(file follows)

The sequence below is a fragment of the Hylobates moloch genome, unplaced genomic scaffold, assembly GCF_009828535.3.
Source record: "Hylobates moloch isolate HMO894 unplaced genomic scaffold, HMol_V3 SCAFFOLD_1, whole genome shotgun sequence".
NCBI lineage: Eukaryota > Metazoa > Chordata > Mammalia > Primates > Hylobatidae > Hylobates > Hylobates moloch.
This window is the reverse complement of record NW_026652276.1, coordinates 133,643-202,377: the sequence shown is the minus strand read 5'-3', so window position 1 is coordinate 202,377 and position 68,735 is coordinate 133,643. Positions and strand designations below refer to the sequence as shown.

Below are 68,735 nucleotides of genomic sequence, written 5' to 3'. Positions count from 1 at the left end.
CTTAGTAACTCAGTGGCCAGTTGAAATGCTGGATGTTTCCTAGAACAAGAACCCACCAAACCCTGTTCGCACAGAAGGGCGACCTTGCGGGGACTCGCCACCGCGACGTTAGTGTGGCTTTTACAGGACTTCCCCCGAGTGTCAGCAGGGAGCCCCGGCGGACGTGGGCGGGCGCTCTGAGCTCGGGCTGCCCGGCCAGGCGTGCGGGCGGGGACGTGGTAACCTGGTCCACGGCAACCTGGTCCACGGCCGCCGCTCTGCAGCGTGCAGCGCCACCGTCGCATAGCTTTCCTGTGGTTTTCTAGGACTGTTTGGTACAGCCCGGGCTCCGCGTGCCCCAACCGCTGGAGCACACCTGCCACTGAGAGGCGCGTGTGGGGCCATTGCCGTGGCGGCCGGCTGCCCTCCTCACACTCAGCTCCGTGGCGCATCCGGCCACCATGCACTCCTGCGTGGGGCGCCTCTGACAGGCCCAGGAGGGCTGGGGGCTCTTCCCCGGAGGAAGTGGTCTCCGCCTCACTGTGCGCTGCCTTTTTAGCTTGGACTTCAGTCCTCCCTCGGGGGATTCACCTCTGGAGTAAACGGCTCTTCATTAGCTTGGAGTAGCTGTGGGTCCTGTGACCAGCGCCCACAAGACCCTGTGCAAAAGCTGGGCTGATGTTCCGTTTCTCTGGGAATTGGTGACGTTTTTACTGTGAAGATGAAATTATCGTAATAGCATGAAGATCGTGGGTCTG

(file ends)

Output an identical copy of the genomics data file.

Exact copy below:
The sequence below is a fragment of the Hylobates moloch genome, unplaced genomic scaffold, assembly GCF_009828535.3.
Source record: "Hylobates moloch isolate HMO894 unplaced genomic scaffold, HMol_V3 SCAFFOLD_1, whole genome shotgun sequence".
NCBI lineage: Eukaryota > Metazoa > Chordata > Mammalia > Primates > Hylobatidae > Hylobates > Hylobates moloch.
This window is the reverse complement of record NW_026652276.1, coordinates 133,643-202,377: the sequence shown is the minus strand read 5'-3', so window position 1 is coordinate 202,377 and position 68,735 is coordinate 133,643. Positions and strand designations below refer to the sequence as shown.

Below are 68,735 nucleotides of genomic sequence, written 5' to 3'. Positions count from 1 at the left end.
CTTAGTAACTCAGTGGCCAGTTGAAATGCTGGATGTTTCCTAGAACAAGAACCCACCAAACCCTGTTCGCACAGAAGGGCGACCTTGCGGGGACTCGCCACCGCGACGTTAGTGTGGCTTTTACAGGACTTCCCCCGAGTGTCAGCAGGGAGCCCCGGCGGACGTGGGCGGGCGCTCTGAGCTCGGGCTGCCCGGCCAGGCGTGCGGGCGGGGACGTGGTAACCTGGTCCACGGCAACCTGGTCCACGGCCGCCGCTCTGCAGCGTGCAGCGCCACCGTCGCATAGCTTTCCTGTGGTTTTCTAGGACTGTTTGGTACAGCCCGGGCTCCGCGTGCCCCAACCGCTGGAGCACACCTGCCACTGAGAGGCGCGTGTGGGGCCATTGCCGTGGCGGCCGGCTGCCCTCCTCACACTCAGCTCCGTGGCGCATCCGGCCACCATGCACTCCTGCGTGGGGCGCCTCTGACAGGCCCAGGAGGGCTGGGGGCTCTTCCCCGGAGGAAGTGGTCTCCGCCTCACTGTGCGCTGCCTTTTTAGCTTGGACTTCAGTCCTCCCTCGGGGGATTCACCTCTGGAGTAAACGGCTCTTCATTAGCTTGGAGTAGCTGTGGGTCCTGTGACCAGCGCCCACAAGACCCTGTGCAAAAGCTGGGCTGATGTTCCGTTTCTCTGGGAATTGGTGACGTTTTTACTGTGAAGATGAAATTATCGTAATAGCATGAAGATCGTGGGTCTG